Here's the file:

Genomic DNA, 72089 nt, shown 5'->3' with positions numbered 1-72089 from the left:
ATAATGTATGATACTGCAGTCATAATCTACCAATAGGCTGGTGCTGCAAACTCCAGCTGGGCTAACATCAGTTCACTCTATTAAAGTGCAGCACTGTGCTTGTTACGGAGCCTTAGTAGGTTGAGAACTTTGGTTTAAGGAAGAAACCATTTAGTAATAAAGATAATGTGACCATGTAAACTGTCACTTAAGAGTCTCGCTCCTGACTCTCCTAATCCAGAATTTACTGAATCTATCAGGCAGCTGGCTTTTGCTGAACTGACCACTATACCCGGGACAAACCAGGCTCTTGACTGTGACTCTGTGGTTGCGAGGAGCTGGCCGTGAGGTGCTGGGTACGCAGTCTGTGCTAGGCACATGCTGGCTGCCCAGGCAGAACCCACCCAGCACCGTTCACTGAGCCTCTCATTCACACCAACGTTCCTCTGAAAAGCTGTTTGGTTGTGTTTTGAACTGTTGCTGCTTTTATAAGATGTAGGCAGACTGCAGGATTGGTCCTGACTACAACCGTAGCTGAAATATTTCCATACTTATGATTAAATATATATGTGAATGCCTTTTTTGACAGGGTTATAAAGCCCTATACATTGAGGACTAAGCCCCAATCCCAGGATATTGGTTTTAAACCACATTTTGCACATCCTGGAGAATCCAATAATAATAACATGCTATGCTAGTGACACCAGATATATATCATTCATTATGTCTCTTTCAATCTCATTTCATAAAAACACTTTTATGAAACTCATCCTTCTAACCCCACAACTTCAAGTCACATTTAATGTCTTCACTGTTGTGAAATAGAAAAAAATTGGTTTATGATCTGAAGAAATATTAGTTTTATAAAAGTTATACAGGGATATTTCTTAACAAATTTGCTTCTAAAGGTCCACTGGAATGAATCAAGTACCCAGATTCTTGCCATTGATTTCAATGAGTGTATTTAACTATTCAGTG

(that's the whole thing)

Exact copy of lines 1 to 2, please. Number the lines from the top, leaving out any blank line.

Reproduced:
Genomic DNA, 72089 nt, shown 5'->3' with positions numbered 1-72089 from the left:
ATAATGTATGATACTGCAGTCATAATCTACCAATAGGCTGGTGCTGCAAACTCCAGCTGGGCTAACATCAGTTCACTCTATTAAAGTGCAGCACTGTGCTTGTTACGGAGCCTTAGTAGGTTGAGAACTTTGGTTTAAGGAAGAAACCATTTAGTAATAAAGATAATGTGACCATGTAAACTGTCACTTAAGAGTCTCGCTCCTGACTCTCCTAATCCAGAATTTACTGAATCTATCAGGCAGCTGGCTTTTGCTGAACTGACCACTATACCCGGGACAAACCAGGCTCTTGACTGTGACTCTGTGGTTGCGAGGAGCTGGCCGTGAGGTGCTGGGTACGCAGTCTGTGCTAGGCACATGCTGGCTGCCCAGGCAGAACCCACCCAGCACCGTTCACTGAGCCTCTCATTCACACCAACGTTCCTCTGAAAAGCTGTTTGGTTGTGTTTTGAACTGTTGCTGCTTTTATAAGATGTAGGCAGACTGCAGGATTGGTCCTGACTACAACCGTAGCTGAAATATTTCCATACTTATGATTAAATATATATGTGAATGCCTTTTTTGACAGGGTTATAAAGCCCTATACATTGAGGACTAAGCCCCAATCCCAGGATATTGGTTTTAAACCACATTTTGCACATCCTGGAGAATCCAATAATAATAACATGCTATGCTAGTGACACCAGATATATATCATTCATTATGTCTCTTTCAATCTCATTTCATAAAAACACTTTTATGAAACTCATCCTTCTAACCCCACAACTTCAAGTCACATTTAATGTCTTCACTGTTGTGAAATAGAAAAAAATTGGTTTATGATCTGAAGAAATATTAGTTTTATAAAAGTTATACAGGGATATTTCTTAACAAATTTGCTTCTAAAGGTCCACTGGAATGAATCAAGTACCCAGATTCTTGCCATTGATTTCAATGAGTGTATTTAACTATTCAGTG